New normals have been a theme for me these past two years, and I’m constantly learning to adapt. It gives me the opportunity to explore new facets of life, to interact with people in new and renewed ways, and to reprioritize what matters. This is all part of the grand journey—road closures, forks in the road, new paths, and all. It’s exciting. It’s intimidating. It’s challenging. It’s wonderful. There’s so much to process and reflect upon, and there’s really so much that lies ahead personally and professionally. Thank you for letting me share this part of my life with you.

I hope you stay with me as I share stories of my recent travels. And I hope you’ll all welcome Mike into our Travelphile community. Take care and journey well!

A New Normal

Hey Travelphilers!

What an incredible change in life and society we’ve gone through in the past few weeks! We are all coping with different and continually-evolving levels of this coronavirus pandemic, and my heart goes out to all of you. Whether you’re self-isolating, mandated to shelter in place, working from home, suffering from loss of work or employment, managing education and activity time with your kids, dealing with illness or loss, or working on the front lines to combat this virus, please know that I am thinking of you.

I hope you are all doing your best to stay healthy, making the most of family time, self-care and wellbeing, new and revisited projects, and planning for fulfilling and rewarding experiences that await you on the other side of this unprecedented situation we’re all living through.

With the deep-seeded desires to stay connected with all of you, to keep my creative fire ignited, and to hopefully keep all of our travel dreams alive, one of my many goals for this time of self-isolation is to regularly post content again. Over the years, you have become a huge part of my life community, and I want us to keep that strong together.

There’s so much that’s been going on and changing my life in the past two years: some of which only a few of you might know about. I want to be able to share that with you, too.

Just recently, a fellow Travelphiler (and now friend), Andrea, wrote an email to me and my dear friend and colleague Sarah. As a pilot, Andrea travels the globe regularly, knows lots of her own handy travel tricks, and relies on other sources to discover new ways to make the most of her journeys. Her note referenced a video that Sarah and I had made and the work we do. At the end of the letter, she wrote:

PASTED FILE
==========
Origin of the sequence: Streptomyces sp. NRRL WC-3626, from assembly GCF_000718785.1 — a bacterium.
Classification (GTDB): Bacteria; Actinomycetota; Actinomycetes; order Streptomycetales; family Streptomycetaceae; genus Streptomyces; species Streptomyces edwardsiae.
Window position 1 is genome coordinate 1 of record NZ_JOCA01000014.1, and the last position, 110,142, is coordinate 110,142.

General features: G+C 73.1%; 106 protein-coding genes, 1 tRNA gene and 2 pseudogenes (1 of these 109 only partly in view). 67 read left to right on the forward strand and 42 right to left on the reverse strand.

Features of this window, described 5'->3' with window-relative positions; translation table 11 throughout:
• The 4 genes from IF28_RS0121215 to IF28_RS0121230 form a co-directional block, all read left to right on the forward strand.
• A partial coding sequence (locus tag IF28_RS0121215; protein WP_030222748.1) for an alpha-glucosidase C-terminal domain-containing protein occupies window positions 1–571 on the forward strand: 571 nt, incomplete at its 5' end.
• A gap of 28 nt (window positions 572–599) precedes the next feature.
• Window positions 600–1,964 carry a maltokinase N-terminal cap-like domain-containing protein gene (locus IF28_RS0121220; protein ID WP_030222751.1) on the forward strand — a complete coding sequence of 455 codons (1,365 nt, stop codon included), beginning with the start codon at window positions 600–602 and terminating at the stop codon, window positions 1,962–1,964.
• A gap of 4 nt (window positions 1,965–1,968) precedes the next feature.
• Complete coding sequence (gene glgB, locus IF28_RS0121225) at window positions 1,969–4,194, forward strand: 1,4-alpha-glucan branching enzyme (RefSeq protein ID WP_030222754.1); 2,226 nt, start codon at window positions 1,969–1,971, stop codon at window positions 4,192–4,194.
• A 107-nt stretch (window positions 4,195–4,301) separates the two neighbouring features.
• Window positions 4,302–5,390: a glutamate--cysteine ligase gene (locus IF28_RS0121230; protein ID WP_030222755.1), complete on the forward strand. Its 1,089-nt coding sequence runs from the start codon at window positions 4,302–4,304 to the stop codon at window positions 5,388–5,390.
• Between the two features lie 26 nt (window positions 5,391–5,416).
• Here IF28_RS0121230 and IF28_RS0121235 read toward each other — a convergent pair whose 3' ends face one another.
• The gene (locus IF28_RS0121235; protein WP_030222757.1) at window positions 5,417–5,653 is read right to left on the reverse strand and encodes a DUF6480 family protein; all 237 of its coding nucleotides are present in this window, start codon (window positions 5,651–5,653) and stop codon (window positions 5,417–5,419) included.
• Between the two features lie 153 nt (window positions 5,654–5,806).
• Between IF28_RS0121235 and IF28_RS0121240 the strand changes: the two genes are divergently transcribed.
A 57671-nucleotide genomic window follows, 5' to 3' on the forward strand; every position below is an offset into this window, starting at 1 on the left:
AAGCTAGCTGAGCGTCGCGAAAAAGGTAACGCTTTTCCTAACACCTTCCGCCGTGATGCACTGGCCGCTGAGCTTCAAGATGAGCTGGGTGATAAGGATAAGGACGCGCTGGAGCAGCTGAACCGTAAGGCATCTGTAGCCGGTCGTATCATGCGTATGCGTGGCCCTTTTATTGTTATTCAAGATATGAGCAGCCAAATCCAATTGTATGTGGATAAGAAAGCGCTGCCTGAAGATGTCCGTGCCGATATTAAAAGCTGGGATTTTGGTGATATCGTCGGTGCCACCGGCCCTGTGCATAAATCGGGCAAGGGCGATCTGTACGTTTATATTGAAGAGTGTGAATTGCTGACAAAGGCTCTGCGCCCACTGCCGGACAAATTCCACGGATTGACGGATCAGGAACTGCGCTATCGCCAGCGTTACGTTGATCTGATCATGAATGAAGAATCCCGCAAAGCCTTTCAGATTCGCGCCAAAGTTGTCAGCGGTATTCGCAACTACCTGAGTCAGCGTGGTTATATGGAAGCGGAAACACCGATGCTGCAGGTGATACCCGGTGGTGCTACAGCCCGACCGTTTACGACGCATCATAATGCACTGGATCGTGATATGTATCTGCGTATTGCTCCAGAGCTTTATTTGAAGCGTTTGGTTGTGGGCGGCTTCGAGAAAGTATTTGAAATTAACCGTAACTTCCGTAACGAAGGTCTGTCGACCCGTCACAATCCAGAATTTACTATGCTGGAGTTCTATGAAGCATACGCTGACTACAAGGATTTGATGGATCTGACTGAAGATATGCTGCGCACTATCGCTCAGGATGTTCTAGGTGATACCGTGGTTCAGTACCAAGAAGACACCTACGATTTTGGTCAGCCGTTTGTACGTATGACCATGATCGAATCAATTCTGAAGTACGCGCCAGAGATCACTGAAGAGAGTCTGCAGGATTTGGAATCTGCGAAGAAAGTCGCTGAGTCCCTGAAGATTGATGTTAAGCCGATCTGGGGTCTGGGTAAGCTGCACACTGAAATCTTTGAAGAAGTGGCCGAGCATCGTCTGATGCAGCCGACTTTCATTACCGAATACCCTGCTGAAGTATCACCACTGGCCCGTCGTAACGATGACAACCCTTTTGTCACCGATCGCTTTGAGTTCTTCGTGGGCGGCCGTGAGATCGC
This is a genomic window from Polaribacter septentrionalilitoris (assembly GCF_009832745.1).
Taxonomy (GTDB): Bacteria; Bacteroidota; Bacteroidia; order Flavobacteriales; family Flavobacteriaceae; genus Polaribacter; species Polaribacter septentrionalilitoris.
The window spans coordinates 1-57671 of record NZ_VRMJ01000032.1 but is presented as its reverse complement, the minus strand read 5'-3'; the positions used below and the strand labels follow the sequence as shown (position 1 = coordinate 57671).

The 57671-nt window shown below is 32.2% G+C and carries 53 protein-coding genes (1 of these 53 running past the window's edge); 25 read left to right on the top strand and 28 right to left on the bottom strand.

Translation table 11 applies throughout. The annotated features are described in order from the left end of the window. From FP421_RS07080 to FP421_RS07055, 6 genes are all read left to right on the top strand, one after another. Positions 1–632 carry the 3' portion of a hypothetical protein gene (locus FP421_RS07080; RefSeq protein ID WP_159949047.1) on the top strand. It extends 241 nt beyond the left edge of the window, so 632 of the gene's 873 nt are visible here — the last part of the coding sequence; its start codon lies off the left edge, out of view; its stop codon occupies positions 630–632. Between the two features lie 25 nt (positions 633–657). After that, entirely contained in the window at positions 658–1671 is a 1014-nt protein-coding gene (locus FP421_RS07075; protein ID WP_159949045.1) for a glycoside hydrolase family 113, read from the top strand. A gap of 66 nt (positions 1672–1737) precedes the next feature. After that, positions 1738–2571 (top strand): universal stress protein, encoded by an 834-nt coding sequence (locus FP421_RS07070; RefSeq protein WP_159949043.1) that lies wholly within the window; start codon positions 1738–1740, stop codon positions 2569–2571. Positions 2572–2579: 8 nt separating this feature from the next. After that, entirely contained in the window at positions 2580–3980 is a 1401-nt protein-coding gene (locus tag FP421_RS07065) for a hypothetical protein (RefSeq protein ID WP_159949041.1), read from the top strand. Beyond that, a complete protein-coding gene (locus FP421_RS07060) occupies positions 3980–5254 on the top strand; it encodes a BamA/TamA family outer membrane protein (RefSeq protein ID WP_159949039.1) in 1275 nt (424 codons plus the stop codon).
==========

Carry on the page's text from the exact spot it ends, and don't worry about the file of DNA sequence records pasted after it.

“That video was life-changing for me when in London, so I started following you, Trish, on social media… Each post, each video….everything you do makes a difference. You have impacted so many lives in many positive ways. I cannot wait to see where your journey in life takes you and am hoping to join you on an adventure very soon.”

The email impacted me so much. It came at an important time in my life, and I felt truly inspired to generate more content for all of you to enjoy. Alas, as alluded to before, there has been a lot going on in my life—personally, professionally, and now, societally. So, I’ve kind of been missing in action as of late.

But now seems an opportune time to dig into my stockpiles of photos, videos, and stories that I’ve neglected to share with you from the past two years so we can reconnect through our shared passion for travel and for learning about the world. There are people, histories, artwork, feasts, monuments, buildings, and cultural experiences —both domestically and globally—that enliven this world. That’s something we can continue to celebrate…even as we shelter in place.

There is a light at the end of the COVID-19 Tunnel, and when we as a global community get through it, I hope we’ll all be able to resume our normal lives, that we can revive and create new plans, and that we’ll re-engage with the world up-close and personal and no longer at a social distance. In short, I hope we’ll all be able to journey…well. For now, let’s remain united in supporting one another and finding spirit-lifting things to virtually enjoy in this beautiful world that continues to turn.

I don’t know how frequent my posts will be, but I will make the commitment to work on them. You’ll also be brought up to speed with all that is new and changing in my life. Until then, it would be so wonderful to hear from you and learn how you’re occupying your days, how you’ve adapted to changes in your life in these past few weeks, and what your own plans are for the weeks to come.

Thank you so much for being part of The Travelphile Community and for adding happiness and meaning to my life!


Trish Feaster
The Travelphile